We haven't yet reached the point when we need to start seriously considering launching our trash into space, but humanity's garbage has already found its way to places where no man has gone before.
European scientists working to map the ocean floor say they found trash everywhere they went, at points nearly 15,000 feet deep and as far away as 1,200 miles from the nearest human settlement. They turned up plastic, discarded fishing nets and lines, glass, metal, wood, paper and cardboard, clothing, pottery and other, unidentified materials from the continental shelf of Europe to the mid-Atlantic ridge (about halfway to America), as well as in the Mediterranean Sea. The entire report of their "discovery," which they wrote up for PLOS ONE, reads like a nightmare -- one that's set in a very densely packed dump.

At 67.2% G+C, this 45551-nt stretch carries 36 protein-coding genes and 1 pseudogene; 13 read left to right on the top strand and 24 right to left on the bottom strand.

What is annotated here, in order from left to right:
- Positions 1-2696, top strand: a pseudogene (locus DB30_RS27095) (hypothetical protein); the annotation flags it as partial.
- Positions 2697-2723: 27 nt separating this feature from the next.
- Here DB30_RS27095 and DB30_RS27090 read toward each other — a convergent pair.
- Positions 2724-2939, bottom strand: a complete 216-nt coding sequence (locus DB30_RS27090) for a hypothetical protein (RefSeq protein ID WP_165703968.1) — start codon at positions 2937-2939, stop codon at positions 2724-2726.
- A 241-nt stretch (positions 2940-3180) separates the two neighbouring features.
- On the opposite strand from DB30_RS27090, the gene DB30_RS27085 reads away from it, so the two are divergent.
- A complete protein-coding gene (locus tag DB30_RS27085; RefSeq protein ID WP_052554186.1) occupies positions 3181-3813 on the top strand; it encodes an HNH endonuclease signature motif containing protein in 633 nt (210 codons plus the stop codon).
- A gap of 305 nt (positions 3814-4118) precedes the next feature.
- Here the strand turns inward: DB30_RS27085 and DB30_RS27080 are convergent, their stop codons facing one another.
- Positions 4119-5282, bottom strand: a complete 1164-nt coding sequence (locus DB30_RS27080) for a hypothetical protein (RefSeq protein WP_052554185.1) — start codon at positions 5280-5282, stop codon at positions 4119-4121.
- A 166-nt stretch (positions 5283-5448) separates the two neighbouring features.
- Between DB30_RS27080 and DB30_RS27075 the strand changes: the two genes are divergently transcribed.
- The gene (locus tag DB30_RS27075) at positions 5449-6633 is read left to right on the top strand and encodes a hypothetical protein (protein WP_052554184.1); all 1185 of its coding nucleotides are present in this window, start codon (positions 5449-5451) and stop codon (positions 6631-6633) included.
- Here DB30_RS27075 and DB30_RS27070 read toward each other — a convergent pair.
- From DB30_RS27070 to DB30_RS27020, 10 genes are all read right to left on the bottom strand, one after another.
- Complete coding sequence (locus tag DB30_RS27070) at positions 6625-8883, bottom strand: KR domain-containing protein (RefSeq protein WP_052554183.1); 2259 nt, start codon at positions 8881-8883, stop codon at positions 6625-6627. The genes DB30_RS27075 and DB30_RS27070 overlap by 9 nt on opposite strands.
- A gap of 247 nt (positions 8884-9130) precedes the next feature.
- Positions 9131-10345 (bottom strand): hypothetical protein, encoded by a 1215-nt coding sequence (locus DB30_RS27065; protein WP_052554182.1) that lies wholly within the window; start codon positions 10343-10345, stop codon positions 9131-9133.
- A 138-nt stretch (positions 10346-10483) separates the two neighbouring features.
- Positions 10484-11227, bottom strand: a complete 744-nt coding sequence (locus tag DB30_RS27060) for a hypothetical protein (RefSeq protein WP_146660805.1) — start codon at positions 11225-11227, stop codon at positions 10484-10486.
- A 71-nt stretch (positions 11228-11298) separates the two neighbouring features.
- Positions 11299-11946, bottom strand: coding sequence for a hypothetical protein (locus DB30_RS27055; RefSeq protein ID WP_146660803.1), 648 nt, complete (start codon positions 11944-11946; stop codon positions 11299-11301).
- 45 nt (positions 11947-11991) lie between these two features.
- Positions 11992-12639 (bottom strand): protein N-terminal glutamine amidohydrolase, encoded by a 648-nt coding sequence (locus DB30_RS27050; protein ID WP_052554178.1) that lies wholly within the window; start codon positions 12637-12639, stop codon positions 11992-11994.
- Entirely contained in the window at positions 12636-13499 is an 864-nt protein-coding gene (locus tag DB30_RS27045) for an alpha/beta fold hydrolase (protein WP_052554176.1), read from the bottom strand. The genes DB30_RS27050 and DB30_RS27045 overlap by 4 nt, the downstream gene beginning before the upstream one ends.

"This survey has shown that human litter is present in all marine habitats, from beaches to the most remote and deepest parts of the oceans," said Kerry Howell, of Plymouth University's Marine Institute. "Most of the deep sea remains unexplored by humans and these are our first visits to many of these sites, but we were shocked to find that our rubbish has got there before us."
As the search for missing flight MH370 has already reminded us, there's a ton of trash floating on the ocean's surface. This new study notes that about 70 percent of our plastic is believed to sink to seafloor, and adds to the growing realization that nowhere's safe from the reaches of our non-decomposable cast-offs. So about those plastic bag bans...